The Merchant of Venice - Act 1, Scene 3 Summary & Analysis

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Act 1, Scene 3 Summary

Shylock and Bassanio are working out the details of the loan. Shylock, the Jewish moneylender, tells Bassanio that Antonio must be a very good man to guarantee such a loan while his ships are all sailing. After all, who knows what will happen to them. Shylock asks to speak with Antonio, and Bassanio asks him to dine with them, but Shylock declines, as there will be pork at the table. As Antonio walks up, Shylock tells himself how much he hates Christian men like Antonio, whose lending out money generously has ruined interest rates in Venice.

Shylock tells the men that he will not charge any interest, though Antonio tells him in this one instance he is willing to bend his own rules against paying interest, for Bassanio. Instead, Shylock tells Antonio, that he wants a pound of flesh if the debt cannot be repaid...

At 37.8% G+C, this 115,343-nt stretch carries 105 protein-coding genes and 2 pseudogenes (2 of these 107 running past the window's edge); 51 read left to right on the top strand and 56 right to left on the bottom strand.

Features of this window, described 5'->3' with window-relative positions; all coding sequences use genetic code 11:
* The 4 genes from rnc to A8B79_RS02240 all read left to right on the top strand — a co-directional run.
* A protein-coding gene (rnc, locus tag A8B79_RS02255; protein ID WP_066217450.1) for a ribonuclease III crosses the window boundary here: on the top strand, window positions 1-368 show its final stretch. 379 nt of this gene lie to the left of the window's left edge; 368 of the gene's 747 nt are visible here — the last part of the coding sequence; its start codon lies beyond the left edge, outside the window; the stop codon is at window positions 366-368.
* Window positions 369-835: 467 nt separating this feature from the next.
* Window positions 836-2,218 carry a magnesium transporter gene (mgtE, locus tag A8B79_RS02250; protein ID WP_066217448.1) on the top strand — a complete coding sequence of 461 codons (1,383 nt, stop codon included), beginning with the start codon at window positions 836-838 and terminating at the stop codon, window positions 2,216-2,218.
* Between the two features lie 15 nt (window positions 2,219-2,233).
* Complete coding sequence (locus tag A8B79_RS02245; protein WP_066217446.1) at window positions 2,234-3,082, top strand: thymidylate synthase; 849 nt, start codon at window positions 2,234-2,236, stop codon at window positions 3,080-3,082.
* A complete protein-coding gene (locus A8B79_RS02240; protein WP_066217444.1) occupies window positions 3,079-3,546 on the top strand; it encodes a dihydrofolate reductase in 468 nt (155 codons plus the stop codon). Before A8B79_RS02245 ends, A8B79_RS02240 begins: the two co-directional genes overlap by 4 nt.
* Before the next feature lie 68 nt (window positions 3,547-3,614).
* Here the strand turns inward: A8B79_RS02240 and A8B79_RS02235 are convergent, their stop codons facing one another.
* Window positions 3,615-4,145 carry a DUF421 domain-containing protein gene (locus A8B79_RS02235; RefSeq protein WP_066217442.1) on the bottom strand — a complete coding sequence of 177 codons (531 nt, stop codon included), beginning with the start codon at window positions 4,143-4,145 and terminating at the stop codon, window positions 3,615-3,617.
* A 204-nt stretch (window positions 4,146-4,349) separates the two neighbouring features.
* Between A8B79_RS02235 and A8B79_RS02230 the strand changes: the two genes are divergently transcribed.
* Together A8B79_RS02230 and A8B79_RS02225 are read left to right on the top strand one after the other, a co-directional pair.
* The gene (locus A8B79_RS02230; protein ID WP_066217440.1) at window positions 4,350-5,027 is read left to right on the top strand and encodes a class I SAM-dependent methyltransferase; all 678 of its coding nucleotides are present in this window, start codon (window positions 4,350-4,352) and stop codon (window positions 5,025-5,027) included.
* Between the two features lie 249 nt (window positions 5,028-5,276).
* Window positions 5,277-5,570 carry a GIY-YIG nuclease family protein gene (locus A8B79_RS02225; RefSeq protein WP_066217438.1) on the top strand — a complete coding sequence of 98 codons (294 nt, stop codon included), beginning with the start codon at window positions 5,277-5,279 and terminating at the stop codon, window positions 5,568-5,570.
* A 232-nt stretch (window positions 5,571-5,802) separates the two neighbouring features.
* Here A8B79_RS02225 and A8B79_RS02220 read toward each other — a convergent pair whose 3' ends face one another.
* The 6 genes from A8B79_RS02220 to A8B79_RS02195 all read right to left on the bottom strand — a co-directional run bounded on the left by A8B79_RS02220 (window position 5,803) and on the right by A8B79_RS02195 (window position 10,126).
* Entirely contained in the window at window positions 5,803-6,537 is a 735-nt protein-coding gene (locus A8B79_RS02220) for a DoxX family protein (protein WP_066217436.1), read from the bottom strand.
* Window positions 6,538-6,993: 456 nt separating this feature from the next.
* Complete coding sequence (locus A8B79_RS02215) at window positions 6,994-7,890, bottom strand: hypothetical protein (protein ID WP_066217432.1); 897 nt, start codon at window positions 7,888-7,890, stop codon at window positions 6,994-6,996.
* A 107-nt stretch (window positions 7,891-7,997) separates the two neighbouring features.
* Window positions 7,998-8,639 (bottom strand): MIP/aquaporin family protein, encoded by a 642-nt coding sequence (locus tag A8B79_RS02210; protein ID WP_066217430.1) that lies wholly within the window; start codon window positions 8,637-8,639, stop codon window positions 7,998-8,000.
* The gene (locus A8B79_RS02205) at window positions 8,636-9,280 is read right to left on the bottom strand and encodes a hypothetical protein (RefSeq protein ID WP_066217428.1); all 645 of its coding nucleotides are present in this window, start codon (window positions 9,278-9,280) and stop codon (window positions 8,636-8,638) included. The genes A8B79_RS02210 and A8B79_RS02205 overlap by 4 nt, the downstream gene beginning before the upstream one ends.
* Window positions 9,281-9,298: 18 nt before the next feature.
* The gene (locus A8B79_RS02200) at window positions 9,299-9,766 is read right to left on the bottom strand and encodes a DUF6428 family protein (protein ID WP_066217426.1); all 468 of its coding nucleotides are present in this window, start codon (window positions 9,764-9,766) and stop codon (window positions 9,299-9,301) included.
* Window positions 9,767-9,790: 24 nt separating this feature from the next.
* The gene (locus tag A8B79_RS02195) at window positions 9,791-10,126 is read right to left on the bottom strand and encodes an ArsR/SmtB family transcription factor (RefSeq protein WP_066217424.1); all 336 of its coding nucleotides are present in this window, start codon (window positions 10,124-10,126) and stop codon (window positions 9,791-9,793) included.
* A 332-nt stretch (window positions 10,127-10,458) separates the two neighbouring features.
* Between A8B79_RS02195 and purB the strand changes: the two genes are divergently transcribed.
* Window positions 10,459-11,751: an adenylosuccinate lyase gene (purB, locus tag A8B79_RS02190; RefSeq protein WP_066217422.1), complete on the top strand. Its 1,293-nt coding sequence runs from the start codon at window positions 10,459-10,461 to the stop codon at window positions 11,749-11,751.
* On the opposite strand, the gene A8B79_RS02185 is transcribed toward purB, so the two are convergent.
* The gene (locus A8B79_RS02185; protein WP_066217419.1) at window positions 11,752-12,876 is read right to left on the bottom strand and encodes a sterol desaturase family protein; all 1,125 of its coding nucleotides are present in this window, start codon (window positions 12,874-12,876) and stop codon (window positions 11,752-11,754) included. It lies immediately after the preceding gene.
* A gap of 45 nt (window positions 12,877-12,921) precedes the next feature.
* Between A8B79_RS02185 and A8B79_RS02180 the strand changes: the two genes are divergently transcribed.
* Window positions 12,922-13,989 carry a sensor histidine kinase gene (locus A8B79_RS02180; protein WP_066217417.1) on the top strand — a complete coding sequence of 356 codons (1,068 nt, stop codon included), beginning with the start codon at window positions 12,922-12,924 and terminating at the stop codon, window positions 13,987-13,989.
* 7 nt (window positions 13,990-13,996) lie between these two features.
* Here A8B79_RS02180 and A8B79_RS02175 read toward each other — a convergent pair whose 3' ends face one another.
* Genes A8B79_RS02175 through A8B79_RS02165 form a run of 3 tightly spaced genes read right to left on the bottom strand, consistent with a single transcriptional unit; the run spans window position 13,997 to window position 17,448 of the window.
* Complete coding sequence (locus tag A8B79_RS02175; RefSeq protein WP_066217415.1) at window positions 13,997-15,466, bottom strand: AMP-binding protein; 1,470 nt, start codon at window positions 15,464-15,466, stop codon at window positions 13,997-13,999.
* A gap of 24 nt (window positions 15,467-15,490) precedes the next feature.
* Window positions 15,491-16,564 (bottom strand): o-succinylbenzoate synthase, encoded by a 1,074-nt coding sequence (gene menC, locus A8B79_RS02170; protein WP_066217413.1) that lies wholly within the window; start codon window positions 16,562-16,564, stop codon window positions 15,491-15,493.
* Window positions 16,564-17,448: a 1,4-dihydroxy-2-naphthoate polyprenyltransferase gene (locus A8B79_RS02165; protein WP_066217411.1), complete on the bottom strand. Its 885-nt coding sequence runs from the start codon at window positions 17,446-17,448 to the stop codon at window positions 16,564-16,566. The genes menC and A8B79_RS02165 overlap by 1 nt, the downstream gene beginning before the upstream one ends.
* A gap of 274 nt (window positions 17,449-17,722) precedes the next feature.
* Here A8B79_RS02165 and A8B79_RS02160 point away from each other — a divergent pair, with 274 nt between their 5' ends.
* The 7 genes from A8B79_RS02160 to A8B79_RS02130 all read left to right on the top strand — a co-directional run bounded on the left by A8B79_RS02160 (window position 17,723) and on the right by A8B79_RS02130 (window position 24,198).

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This section contains 349 words
(approx. 1 page at 400 words per page)
Buy The Merchant of Venice Study Guide
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The Merchant of Venice from Shakespeare for Students. ©2005-2006 Thomson Gale, a part of the Thomson Corporation. All rights reserved.